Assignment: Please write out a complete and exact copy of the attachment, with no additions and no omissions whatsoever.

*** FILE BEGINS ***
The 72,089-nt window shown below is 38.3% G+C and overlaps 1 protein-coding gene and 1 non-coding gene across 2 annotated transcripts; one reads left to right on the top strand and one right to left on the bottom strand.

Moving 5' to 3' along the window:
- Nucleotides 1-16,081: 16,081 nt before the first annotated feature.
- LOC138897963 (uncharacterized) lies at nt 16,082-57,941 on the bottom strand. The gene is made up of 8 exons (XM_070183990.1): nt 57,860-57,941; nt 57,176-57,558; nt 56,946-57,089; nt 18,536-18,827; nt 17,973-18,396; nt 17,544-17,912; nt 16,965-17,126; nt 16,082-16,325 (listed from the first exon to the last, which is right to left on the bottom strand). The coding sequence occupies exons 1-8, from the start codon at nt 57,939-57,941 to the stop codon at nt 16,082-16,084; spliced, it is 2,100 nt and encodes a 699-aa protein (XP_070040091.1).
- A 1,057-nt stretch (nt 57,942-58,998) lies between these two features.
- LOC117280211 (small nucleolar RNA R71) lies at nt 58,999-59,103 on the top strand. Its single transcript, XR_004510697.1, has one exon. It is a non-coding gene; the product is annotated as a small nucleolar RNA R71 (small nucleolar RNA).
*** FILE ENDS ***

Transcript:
The 72,089-nt window shown below is 38.3% G+C and overlaps 1 protein-coding gene and 1 non-coding gene across 2 annotated transcripts; one reads left to right on the top strand and one right to left on the bottom strand.

Moving 5' to 3' along the window:
- Nucleotides 1-16,081: 16,081 nt before the first annotated feature.
- LOC138897963 (uncharacterized) lies at nt 16,082-57,941 on the bottom strand. The gene is made up of 8 exons (XM_070183990.1): nt 57,860-57,941; nt 57,176-57,558; nt 56,946-57,089; nt 18,536-18,827; nt 17,973-18,396; nt 17,544-17,912; nt 16,965-17,126; nt 16,082-16,325 (listed from the first exon to the last, which is right to left on the bottom strand). The coding sequence occupies exons 1-8, from the start codon at nt 57,939-57,941 to the stop codon at nt 16,082-16,084; spliced, it is 2,100 nt and encodes a 699-aa protein (XP_070040091.1).
- A 1,057-nt stretch (nt 57,942-58,998) lies between these two features.
- LOC117280211 (small nucleolar RNA R71) lies at nt 58,999-59,103 on the top strand. Its single transcript, XR_004510697.1, has one exon. It is a non-coding gene; the product is annotated as a small nucleolar RNA R71 (small nucleolar RNA).